Tropes in Fiction: From Negative to Exciting

In the world of fiction, a trope refers to a commonly used plot device or character archetype that has become well-known and frequently used within a certain genre or medium. For a long time, tropes were often viewed as a negative aspect of a novel, making the story predictable and unoriginal. However, in recent years, readers have started to embrace tropes and even look forward to seeing them used in their favorite books.

The reason for this shift is that tropes can provide a sense of familiarity and comfort to readers. When we recognize a trope, we know what to expect and can settle in for an enjoyable reading experience. Tropes can also help to establish genre conventions and create a sense of community among fans of a particular genre. They allow readers to connect with one another over shared expectations and experiences.

Some popular tropes in fiction include the “chosen one” hero, the love triangle, the coming-of-age story, and the “damsel in distress” plotline. While these tropes have been criticized for being overused and cliché, they continue to appear in many popular books and media.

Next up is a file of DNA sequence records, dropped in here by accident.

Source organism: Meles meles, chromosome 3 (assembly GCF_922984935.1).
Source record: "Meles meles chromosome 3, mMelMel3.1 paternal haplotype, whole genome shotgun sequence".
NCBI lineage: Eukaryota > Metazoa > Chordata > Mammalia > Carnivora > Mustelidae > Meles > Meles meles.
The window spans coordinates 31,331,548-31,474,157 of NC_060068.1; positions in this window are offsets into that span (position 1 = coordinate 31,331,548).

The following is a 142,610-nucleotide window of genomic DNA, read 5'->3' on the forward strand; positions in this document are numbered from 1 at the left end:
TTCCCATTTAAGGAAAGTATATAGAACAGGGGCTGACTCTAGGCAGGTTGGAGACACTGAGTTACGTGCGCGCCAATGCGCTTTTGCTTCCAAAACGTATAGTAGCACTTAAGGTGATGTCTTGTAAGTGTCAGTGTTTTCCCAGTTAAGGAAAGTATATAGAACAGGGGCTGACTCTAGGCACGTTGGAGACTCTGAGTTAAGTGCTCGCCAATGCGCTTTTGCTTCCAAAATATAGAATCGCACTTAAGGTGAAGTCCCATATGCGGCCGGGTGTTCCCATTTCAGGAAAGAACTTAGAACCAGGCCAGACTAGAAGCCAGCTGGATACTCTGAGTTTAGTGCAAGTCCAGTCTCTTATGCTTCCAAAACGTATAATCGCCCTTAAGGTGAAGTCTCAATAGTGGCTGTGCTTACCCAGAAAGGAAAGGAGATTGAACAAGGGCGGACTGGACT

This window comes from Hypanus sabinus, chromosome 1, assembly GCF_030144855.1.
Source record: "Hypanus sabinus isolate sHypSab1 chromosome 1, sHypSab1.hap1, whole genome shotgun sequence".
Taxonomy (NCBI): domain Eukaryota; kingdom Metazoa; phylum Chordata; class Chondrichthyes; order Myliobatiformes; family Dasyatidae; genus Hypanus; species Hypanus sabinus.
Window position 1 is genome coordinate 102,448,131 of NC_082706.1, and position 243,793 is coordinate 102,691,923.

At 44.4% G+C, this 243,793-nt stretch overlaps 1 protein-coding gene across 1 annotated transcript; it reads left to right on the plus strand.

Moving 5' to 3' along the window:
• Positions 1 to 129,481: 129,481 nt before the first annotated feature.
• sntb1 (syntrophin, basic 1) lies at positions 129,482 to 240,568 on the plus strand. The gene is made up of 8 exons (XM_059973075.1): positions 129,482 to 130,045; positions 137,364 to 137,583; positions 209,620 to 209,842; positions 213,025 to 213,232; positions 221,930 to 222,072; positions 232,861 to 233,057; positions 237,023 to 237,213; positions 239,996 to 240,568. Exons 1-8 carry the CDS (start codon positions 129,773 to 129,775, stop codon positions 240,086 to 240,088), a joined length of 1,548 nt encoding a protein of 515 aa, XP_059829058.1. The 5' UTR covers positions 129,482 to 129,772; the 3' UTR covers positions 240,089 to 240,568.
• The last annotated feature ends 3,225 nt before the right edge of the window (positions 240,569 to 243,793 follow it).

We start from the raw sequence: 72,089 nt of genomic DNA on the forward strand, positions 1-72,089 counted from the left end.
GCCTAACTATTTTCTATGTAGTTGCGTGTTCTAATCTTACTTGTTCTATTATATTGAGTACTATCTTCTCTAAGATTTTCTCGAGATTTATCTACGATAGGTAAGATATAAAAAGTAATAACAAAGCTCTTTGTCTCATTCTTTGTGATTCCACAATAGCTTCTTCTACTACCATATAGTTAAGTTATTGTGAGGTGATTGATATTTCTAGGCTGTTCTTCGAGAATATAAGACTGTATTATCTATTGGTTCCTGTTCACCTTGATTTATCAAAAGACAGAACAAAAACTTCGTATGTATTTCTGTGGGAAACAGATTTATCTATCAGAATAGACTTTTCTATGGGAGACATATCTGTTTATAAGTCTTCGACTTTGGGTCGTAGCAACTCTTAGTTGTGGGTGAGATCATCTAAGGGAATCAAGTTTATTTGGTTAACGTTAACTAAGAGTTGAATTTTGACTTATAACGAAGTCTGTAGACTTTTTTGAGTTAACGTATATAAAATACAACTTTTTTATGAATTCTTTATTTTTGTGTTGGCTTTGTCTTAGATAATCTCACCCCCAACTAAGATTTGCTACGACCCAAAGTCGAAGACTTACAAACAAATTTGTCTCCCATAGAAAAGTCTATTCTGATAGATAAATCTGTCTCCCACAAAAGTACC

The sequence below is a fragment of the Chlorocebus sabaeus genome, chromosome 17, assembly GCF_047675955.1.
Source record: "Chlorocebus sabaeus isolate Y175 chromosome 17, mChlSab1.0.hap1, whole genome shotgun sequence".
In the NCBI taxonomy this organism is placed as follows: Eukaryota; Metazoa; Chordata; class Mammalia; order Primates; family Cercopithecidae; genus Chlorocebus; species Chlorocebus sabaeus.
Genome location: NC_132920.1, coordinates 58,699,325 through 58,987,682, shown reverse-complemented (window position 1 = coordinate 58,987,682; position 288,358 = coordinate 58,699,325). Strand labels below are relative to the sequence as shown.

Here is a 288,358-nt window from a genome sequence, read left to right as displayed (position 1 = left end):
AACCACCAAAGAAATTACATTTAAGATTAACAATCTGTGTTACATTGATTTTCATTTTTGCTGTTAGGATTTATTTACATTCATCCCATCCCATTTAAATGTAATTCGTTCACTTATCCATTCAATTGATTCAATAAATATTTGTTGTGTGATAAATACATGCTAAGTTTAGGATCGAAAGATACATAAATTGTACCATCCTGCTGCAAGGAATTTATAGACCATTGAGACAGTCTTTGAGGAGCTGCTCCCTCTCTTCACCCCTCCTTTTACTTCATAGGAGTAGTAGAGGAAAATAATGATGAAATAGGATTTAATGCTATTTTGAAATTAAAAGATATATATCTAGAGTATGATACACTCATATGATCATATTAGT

In fact, some authors have even started to intentionally use and subvert tropes in their writing, creating fresh takes on familiar stories. For example, Leigh Bardugo’s “Six of Crows” series features a group of young criminals who must pull off an impossible heist, a trope that has been used in many heist stories before. However, Bardugo adds her own unique twists and turns to the plot, making it an exciting and fresh read.

While tropes were once viewed as a negative aspect of fiction, they have now become an exciting aspect of storytelling for many readers. Tropes provide a sense of familiarity and comfort while also allowing authors to put their own spin on familiar plot devices. So, the next time you pick up a book and notice a well-known trope, try to appreciate it for what it is – a beloved convention of the genre.

About M R Pritchard

M. R. Pritchard is a two-time Kindle Scout winning author and her short story "Glitch" has been featured in the 2017 winter edition of THE FIRST LINE literary journal. She holds degrees in Biochemistry and Nursing. She is a northern New Yorker transplanted to the Gulf Coast of Florida who enjoys coffee, mint chocolate, cloudy days, and reading on the lanai.
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